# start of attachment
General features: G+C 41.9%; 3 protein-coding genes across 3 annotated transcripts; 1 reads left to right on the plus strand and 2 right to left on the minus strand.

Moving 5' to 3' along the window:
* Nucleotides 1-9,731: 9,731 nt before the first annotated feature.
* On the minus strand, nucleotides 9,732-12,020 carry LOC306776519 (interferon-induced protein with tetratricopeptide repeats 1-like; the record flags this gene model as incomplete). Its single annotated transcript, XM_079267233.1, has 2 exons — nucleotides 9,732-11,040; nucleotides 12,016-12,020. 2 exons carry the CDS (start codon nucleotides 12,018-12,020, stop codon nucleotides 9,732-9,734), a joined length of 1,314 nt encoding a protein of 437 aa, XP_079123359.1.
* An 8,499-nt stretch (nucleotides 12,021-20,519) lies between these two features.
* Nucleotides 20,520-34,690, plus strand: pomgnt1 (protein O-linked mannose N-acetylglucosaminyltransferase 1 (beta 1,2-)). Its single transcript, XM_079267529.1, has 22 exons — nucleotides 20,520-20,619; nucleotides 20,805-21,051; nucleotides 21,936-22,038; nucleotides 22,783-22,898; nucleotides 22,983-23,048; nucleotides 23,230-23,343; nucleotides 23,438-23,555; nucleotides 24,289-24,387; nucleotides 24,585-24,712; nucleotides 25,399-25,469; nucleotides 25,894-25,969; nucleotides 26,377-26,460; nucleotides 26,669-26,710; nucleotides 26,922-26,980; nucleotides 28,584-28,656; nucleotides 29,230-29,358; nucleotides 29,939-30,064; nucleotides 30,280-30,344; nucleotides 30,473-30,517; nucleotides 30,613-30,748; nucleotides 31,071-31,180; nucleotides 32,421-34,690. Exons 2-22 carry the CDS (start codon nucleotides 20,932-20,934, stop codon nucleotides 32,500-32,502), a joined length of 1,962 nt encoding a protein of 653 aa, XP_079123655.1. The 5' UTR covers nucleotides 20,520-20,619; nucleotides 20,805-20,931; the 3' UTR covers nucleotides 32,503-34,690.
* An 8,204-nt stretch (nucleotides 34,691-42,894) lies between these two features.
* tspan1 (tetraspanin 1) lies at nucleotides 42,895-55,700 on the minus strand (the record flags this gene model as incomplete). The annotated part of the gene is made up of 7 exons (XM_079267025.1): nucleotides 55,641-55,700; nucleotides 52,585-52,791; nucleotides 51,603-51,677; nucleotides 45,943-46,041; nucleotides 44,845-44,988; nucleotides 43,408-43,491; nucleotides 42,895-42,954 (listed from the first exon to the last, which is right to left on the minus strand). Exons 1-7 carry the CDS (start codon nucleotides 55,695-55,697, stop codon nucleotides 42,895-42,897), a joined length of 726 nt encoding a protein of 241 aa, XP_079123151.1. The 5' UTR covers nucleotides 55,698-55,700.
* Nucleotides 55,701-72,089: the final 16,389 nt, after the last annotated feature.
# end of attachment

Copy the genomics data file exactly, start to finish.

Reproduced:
General features: G+C 41.9%; 3 protein-coding genes across 3 annotated transcripts; 1 reads left to right on the plus strand and 2 right to left on the minus strand.

Moving 5' to 3' along the window:
* Nucleotides 1-9,731: 9,731 nt before the first annotated feature.
* On the minus strand, nucleotides 9,732-12,020 carry LOC306776519 (interferon-induced protein with tetratricopeptide repeats 1-like; the record flags this gene model as incomplete). Its single annotated transcript, XM_079267233.1, has 2 exons — nucleotides 9,732-11,040; nucleotides 12,016-12,020. 2 exons carry the CDS (start codon nucleotides 12,018-12,020, stop codon nucleotides 9,732-9,734), a joined length of 1,314 nt encoding a protein of 437 aa, XP_079123359.1.
* An 8,499-nt stretch (nucleotides 12,021-20,519) lies between these two features.
* Nucleotides 20,520-34,690, plus strand: pomgnt1 (protein O-linked mannose N-acetylglucosaminyltransferase 1 (beta 1,2-)). Its single transcript, XM_079267529.1, has 22 exons — nucleotides 20,520-20,619; nucleotides 20,805-21,051; nucleotides 21,936-22,038; nucleotides 22,783-22,898; nucleotides 22,983-23,048; nucleotides 23,230-23,343; nucleotides 23,438-23,555; nucleotides 24,289-24,387; nucleotides 24,585-24,712; nucleotides 25,399-25,469; nucleotides 25,894-25,969; nucleotides 26,377-26,460; nucleotides 26,669-26,710; nucleotides 26,922-26,980; nucleotides 28,584-28,656; nucleotides 29,230-29,358; nucleotides 29,939-30,064; nucleotides 30,280-30,344; nucleotides 30,473-30,517; nucleotides 30,613-30,748; nucleotides 31,071-31,180; nucleotides 32,421-34,690. Exons 2-22 carry the CDS (start codon nucleotides 20,932-20,934, stop codon nucleotides 32,500-32,502), a joined length of 1,962 nt encoding a protein of 653 aa, XP_079123655.1. The 5' UTR covers nucleotides 20,520-20,619; nucleotides 20,805-20,931; the 3' UTR covers nucleotides 32,503-34,690.
* An 8,204-nt stretch (nucleotides 34,691-42,894) lies between these two features.
* tspan1 (tetraspanin 1) lies at nucleotides 42,895-55,700 on the minus strand (the record flags this gene model as incomplete). The annotated part of the gene is made up of 7 exons (XM_079267025.1): nucleotides 55,641-55,700; nucleotides 52,585-52,791; nucleotides 51,603-51,677; nucleotides 45,943-46,041; nucleotides 44,845-44,988; nucleotides 43,408-43,491; nucleotides 42,895-42,954 (listed from the first exon to the last, which is right to left on the minus strand). Exons 1-7 carry the CDS (start codon nucleotides 55,695-55,697, stop codon nucleotides 42,895-42,897), a joined length of 726 nt encoding a protein of 241 aa, XP_079123151.1. The 5' UTR covers nucleotides 55,698-55,700.
* Nucleotides 55,701-72,089: the final 16,389 nt, after the last annotated feature.